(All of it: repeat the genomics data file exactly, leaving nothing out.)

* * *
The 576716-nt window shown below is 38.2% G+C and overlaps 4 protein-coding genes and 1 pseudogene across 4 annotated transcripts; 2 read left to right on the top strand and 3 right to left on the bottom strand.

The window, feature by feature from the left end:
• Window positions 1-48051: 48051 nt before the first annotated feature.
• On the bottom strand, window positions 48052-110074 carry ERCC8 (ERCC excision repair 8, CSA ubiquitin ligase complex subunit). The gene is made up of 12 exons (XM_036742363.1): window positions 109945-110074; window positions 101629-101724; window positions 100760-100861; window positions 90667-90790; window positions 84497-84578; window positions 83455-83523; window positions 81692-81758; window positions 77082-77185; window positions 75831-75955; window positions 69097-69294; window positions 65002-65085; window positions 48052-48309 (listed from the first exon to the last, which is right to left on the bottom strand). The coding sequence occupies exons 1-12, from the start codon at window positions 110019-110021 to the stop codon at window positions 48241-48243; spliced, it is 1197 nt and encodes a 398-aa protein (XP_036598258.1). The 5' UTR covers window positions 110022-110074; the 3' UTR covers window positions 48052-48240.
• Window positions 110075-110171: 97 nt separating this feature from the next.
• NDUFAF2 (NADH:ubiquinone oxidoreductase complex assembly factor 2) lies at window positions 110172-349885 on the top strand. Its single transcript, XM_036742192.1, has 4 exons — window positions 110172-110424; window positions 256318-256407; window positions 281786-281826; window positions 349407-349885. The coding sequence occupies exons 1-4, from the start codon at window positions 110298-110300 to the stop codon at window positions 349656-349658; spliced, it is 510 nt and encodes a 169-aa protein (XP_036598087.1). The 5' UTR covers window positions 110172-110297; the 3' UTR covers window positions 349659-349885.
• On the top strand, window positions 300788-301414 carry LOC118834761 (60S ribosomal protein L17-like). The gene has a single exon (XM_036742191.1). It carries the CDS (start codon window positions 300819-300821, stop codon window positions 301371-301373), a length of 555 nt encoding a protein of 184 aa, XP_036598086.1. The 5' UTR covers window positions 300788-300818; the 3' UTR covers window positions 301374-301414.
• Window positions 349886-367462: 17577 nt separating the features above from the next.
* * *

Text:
The 576716-nt window shown below is 38.2% G+C and overlaps 4 protein-coding genes and 1 pseudogene across 4 annotated transcripts; 2 read left to right on the top strand and 3 right to left on the bottom strand.

The window, feature by feature from the left end:
• Window positions 1-48051: 48051 nt before the first annotated feature.
• On the bottom strand, window positions 48052-110074 carry ERCC8 (ERCC excision repair 8, CSA ubiquitin ligase complex subunit). The gene is made up of 12 exons (XM_036742363.1): window positions 109945-110074; window positions 101629-101724; window positions 100760-100861; window positions 90667-90790; window positions 84497-84578; window positions 83455-83523; window positions 81692-81758; window positions 77082-77185; window positions 75831-75955; window positions 69097-69294; window positions 65002-65085; window positions 48052-48309 (listed from the first exon to the last, which is right to left on the bottom strand). The coding sequence occupies exons 1-12, from the start codon at window positions 110019-110021 to the stop codon at window positions 48241-48243; spliced, it is 1197 nt and encodes a 398-aa protein (XP_036598258.1). The 5' UTR covers window positions 110022-110074; the 3' UTR covers window positions 48052-48240.
• Window positions 110075-110171: 97 nt separating this feature from the next.
• NDUFAF2 (NADH:ubiquinone oxidoreductase complex assembly factor 2) lies at window positions 110172-349885 on the top strand. Its single transcript, XM_036742192.1, has 4 exons — window positions 110172-110424; window positions 256318-256407; window positions 281786-281826; window positions 349407-349885. The coding sequence occupies exons 1-4, from the start codon at window positions 110298-110300 to the stop codon at window positions 349656-349658; spliced, it is 510 nt and encodes a 169-aa protein (XP_036598087.1). The 5' UTR covers window positions 110172-110297; the 3' UTR covers window positions 349659-349885.
• On the top strand, window positions 300788-301414 carry LOC118834761 (60S ribosomal protein L17-like). The gene has a single exon (XM_036742191.1). It carries the CDS (start codon window positions 300819-300821, stop codon window positions 301371-301373), a length of 555 nt encoding a protein of 184 aa, XP_036598086.1. The 5' UTR covers window positions 300788-300818; the 3' UTR covers window positions 301374-301414.
• Window positions 349886-367462: 17577 nt separating the features above from the next.